We are once again at a critical turning point for our children and nation. Despite all the harsh lessons of the past and all the lofty rhetoric about who we want and need to be as a 21st century multicultural nation in a multiracial and multicultural world, we’re heading in the wrong direction—backwards into a second Post-Reconstruction Era. We need to correct course and challenge the huge and interlocking economic and racial inequality that threaten the very idea of America.

Dr. Muhammad said, “We've heard so much from people over these last couple of years wanting to ‘take the country back’—prompting many of us, of course, to think ‘back to what?’ . . . If you hadn't heard, Black and Brown babies are being born for the first time in American history at faster rates than White babies. The challenge here is to make sure that we don't move towards apartheid, with a White minority running a majority Black and Brown country.” Are we up to that challenge? When it comes to racial inequality will we keep taking two steps forward and three back? Or will America continue to move forward to ensure a level playing field for every child of every color and every income regardless of the lottery of birth?


Marian Wright Edelman is President of the Children's Defense Fund whose Leave No Child Behind® mission is to ensure every child a Healthy Start, a Head Start, a Fair Start, a Safe Start and a Moral Start in life and successful passage to adulthood with the help of caring families and communities. For more information go to www.childrensdefense.org.

Mrs. Edelman's Child Watch Column also appears each week on The Huffington Post.

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Here's what others have said:

Submitted by Ginger at: September 17, 2012
It is so true that those who do not know their history are bound to repeat it, As you indicate in your column, we are seeing it before our eyes. The battle is not over, it has just changed. "Aluta Continua". We need to take our heads out of the sand and teach our children what they need to know to live in this country. Knowing our history is critical to their being able to live and thrive in this country. Black history shouldn't be an elective in high school, it should be part of American history, just as we are.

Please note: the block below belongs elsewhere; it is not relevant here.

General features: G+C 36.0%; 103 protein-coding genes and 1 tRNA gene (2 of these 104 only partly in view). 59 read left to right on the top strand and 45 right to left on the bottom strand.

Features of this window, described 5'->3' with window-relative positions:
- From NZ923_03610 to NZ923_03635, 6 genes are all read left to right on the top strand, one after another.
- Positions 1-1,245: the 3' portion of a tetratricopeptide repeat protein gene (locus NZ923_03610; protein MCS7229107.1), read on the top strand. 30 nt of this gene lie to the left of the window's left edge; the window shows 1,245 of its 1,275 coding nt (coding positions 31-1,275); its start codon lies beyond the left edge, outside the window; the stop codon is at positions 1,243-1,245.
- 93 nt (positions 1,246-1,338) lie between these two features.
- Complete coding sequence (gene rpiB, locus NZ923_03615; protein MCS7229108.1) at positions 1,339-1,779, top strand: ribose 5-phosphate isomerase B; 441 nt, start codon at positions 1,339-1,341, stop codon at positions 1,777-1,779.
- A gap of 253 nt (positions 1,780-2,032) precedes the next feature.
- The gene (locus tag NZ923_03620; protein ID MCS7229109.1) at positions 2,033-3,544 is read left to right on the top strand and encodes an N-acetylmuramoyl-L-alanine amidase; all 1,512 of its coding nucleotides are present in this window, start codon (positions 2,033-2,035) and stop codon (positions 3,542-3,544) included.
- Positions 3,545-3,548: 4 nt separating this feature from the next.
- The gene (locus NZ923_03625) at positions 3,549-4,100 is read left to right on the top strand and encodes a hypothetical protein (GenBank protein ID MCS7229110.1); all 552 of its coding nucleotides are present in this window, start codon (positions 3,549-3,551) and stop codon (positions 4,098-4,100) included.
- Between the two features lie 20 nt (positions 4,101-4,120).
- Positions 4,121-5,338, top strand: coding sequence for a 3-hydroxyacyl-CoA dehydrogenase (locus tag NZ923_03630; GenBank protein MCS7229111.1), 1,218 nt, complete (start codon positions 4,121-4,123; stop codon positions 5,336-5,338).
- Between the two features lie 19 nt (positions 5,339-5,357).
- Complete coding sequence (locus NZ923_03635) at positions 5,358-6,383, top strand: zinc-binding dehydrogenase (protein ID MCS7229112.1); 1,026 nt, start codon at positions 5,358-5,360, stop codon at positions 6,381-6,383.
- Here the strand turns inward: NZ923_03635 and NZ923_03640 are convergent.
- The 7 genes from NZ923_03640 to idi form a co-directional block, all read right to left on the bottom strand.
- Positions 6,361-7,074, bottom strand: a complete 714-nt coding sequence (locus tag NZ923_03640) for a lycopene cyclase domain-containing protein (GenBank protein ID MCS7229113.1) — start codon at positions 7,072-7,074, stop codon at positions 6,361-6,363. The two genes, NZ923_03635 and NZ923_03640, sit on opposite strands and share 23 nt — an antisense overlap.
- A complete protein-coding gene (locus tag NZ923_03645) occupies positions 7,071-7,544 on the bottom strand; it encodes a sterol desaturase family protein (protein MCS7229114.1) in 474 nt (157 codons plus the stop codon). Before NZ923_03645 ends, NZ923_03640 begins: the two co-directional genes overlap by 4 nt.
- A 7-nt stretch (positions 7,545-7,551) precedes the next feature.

Submitted by cheri at: September 5, 2012
Oh my goodness. A frog, when she is dropped in boiling water, hops out immediately; however, when she is lowered into tepid water, she relaxes, not knowing that it is on the stove with the fire being turned up gradually. We cannot be lulled into a false sense of security. Thank you, Dr Muhammad.

Submitted by anoel at: September 4, 2012
Amen. Amen. The problem for conservatives lies in the truth in the above observation about the birth rate of Black and Brown babies. This fact is the impetus behind the conservatives, tea partyers, etc. trying to crush women's right to planned parenting, birth control, etc. However, they want their race to multiply, but steadily weild the axe to eliminate as many healthcare and social programs as possible. How will these babies that they want produced be taken care of when the parents have no jobs? Not many people want a child for which they can't provide basic necessities. If the wealthy 1% would focus on jobs creation, this country could move forward in all areas.

Submitted by welder at: September 4, 2012
Agreed.

Submitted by K.C at: September 3, 2012
I am a avid follower of the literature and statements of Mrs. Marian Wright Eldeman. This article, however, is slightly different then her more recent publications, which seemed more informative. The implications of the use rhetoric from a speaker in June (it now being September) is powerful and a call to action. M.W. Edelman is reminding us that we must not allow for these silent, yet blatant attempt to slip through the ranks of legislation. The era of "Delusions of achievement" is going to lead us back to the moments of voicelessness. I often share the post of M.W. Edelman and this time I stand with her in pursuit of justice for our children's future and the protection of our history to ensure we have a future.

Submitted by letpeacereign at: September 3, 2012
Thank you for this very necessary reminder of how much further we have to go, and how much soul-searching by us white brothers and sisters is required. We must "keep our eye on the prize."

Submitted by Jean at: September 1, 2012
As always, when I read your comments, I am impressed with your thoughtfulness, knowledge of history, and forthrightness as you speak of these issues of culture and race. It would be good to be directed by you to other forums that address these very important issues. Thank you.